6.  Orson Welles

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The story of Orson Welles might sound like it was whisked straight out of a Hollywood movie, because that is how unbelievable it is. A 23-year-old theatre director with no understanding or experience with cinema was commissioned to write and direct two movies, with a huge budget and full creative control; in a contract mocked and resented by rival studios and the press alike. And what did he do? He created a sprawling, epic masterpiece, a quasi-biopic of one the most influential newsmen of the century, William Randolph Hearst, morphing him into what is today regarded as the greatest character ever portrayed on screen — Charles Foster Kane.

The heart wrenching tale of a man who had everything and yet had nothing, ‘Citizen Kane’ is the story of every one of us who yearn for meaning and happiness, beyond the trivialities of material wealth; to fill the emptiness of our existence. With its damning critique of the conventional notions of the American Dream, ‘Citizen Kane’ is a revolutionary piece of cinema, crafted with sheer perfection by the genius of Orson Welles.

It is very easy to make the assumption that Welles was a one-hit wonder, but further exploration of his cinema would change that perception. Welles was always interested in people and in emotions, and that clearly mirrors in his movies, right from his adaptations of Shakespearean tragedies ‘Macbeth’ and ‘Othello’ to ‘The Trial’, an adaptation of the Franz Kafka psychological masterpiece. And it is quite a shame that most of the works from the oeuvre of this genius remains undiscovered; we can only hope that with time, people would look beyond ‘Citizen Kane’ and his other works get the respect they deserve.

5. Jean Luc-Godard

Photo Credit: Variety

When the British Film Institute announced the centennial Sight and Sound Polls, it came as no surprise that four of the top 50 movies belonged to oeuvre of the great Jean Luc-Godard, for the world of cinema had already anointed him as one of the finest and most influential auteurs in the history of cinema. A film critic disillusioned with conventional French and Hollywood cinema, which was devoid of innovation and experimentation, Godard altered the course of cinema with his movies, creating a new cinematic expression (today known as the French New Wave). With his revolutionary cinematic techniques and rich thematic flourishes seeped in existentialism and Marxist philosophy, he ushered in a new era of bold and unflinching film-making.

Hated by many with the same intensity with which he is revered, Godard’s lack of narrative cohesion can be frustrating but it becomes a revelatory experience if you are willing to emotionally invest in them. Breaking into cinematic limelight with the brilliant ‘Breathless’, one of the finest cinematic debuts and arguably his finest film to date, Godard effortlessly dismantled all conventional notions of narrative structure with his bold visual style; and thereby gave birth to a cinematic tour-de-force that extends to this day. Few auteurs have managed to spawn the kind of rapturous debates, discussions and critiques with their oeuvre, quite the way that Godard has, and that speaks volumes about the contribution of this genius to the craft. Arguably the greatest auteur alive, Godard, well into the late 80s, continues to make movies with the same vision and conviction, and I am eagerly looking forward to his upcoming venture.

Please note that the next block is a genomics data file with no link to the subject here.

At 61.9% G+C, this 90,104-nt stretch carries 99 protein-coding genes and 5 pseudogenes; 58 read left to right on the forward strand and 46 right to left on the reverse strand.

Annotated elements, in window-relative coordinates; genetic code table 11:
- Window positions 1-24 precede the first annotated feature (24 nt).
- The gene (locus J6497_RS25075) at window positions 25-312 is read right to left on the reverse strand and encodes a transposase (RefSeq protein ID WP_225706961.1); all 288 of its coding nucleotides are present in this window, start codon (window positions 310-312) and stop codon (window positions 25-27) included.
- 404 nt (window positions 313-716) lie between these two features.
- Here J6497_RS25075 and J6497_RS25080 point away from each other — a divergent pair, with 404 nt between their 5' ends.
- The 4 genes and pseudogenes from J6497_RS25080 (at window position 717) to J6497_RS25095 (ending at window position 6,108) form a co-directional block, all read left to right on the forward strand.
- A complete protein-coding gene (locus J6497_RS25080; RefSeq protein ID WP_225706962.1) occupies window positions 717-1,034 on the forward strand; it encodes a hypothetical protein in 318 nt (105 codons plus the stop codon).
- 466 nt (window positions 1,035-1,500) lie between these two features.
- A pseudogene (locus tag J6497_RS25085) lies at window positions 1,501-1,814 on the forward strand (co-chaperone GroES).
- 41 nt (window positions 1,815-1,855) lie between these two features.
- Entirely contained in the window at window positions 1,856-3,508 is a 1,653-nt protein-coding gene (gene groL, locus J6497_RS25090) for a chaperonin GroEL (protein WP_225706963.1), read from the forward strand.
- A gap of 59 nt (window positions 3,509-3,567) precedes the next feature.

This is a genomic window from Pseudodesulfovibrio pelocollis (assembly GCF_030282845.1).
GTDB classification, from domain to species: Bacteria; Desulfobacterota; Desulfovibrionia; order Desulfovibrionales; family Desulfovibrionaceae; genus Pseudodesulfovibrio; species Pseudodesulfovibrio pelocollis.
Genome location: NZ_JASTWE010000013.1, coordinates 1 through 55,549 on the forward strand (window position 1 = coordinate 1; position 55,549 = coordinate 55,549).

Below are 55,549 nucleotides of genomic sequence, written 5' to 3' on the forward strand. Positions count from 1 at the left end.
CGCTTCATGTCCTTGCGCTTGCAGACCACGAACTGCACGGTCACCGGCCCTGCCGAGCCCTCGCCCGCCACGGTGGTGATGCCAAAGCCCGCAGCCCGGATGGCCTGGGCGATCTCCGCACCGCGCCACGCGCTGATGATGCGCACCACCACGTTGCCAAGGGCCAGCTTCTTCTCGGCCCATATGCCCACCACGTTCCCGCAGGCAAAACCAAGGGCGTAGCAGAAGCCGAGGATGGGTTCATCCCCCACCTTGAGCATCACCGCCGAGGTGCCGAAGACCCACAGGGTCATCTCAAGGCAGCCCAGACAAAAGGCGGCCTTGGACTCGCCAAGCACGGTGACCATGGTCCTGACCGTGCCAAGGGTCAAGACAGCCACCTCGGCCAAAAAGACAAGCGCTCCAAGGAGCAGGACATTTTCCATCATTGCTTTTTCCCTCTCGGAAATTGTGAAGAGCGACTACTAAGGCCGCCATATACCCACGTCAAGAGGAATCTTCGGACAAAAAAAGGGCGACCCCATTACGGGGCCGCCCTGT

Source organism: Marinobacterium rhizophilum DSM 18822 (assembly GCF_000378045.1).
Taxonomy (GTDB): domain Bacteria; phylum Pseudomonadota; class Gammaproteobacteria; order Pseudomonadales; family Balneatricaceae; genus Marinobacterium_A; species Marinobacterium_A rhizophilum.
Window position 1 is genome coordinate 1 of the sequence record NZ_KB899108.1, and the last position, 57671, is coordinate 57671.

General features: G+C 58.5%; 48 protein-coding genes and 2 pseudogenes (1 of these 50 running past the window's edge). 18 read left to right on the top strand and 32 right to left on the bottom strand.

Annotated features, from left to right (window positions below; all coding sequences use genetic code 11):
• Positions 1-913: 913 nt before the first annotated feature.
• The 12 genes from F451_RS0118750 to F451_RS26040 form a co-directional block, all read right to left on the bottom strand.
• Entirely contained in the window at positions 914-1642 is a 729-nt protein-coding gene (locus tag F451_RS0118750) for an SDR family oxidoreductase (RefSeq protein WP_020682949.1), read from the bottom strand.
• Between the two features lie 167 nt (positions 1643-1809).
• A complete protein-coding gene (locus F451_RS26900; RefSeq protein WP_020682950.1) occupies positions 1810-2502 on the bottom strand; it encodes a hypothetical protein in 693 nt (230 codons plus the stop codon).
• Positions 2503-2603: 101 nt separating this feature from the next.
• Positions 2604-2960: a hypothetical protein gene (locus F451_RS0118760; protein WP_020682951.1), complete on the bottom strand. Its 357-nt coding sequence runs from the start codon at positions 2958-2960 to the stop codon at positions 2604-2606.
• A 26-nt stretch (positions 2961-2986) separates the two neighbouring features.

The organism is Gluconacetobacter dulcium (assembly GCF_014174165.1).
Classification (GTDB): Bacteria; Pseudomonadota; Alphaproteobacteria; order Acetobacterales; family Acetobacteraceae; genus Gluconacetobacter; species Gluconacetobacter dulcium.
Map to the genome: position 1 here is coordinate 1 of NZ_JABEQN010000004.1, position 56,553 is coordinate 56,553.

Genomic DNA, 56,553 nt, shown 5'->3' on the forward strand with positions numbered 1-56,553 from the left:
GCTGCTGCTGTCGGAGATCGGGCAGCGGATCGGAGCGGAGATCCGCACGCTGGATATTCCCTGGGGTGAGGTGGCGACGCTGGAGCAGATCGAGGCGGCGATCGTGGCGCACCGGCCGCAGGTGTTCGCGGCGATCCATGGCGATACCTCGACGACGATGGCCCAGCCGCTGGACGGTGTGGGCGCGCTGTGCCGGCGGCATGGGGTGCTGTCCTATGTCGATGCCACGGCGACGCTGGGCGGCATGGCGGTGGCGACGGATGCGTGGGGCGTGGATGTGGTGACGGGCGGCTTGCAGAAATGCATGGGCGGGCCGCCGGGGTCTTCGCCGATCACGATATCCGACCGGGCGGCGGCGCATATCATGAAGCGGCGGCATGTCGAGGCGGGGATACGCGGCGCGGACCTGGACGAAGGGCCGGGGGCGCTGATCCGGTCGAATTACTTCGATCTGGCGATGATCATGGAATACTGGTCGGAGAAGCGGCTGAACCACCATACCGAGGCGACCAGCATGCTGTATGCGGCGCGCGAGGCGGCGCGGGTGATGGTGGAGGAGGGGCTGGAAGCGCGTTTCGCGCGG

4. Michelangelo Antonioni

Photo Credit: Festival de Cannes

The world of cinema will never forget the heart-breaking image of Michelangelo Antonioni and his star Monicca Vitti bursting into tears as his experimental feature ‘L’Avventura’ was relentlessly booed and jeered by the audience during its premiere at Cannes in 1960. They couldn’t bear the humiliation and fled the screening. The deafening booing continued into the next week, when the movie was awarded the Jury Prize. Apparently, the critics and film historians could do nothing but hate what they couldn’t understand.

Redemption came soon for Antonioni as the movie went on to become a huge commercial success and only two years later, was ranked as the 2nd greatest movie of all time in the prestigious Sight and Sound Poll. ‘L’Avventura’ pushed the boundaries of cinematic art like no film had ever before (or arguably, ever since), with Antonioni crafting a mystery of a disappeared woman where the disappearance itself becomes inconsequential. Probably the greatest movie ever made about nothingness, or “Antonionennui”; the movie set the benchmark for the genius of Antonioni, who reveled in the mysteries of silence more than anything else.

A man who shunned emotions for cold, aloof existentialism with his cinema, Antonioni would probably not enjoy my appreciation and devotion; so, I leave you with the beautiful words by Jack Nicholson as he announced the Honorary Oscar for Antonioni in 1993:

“Most movies celebrate the ways we connect; the films of this master mourn the failures to connect. In the empty silent spaces of the world, he has found metaphors that illuminate the silent spaces of our heart and found in them, a strange and terrible beauty – Austere, elegant, enigmatic and haunting.”

3. Andrei Tarkovsky

Photo Credit: Senses of Cinema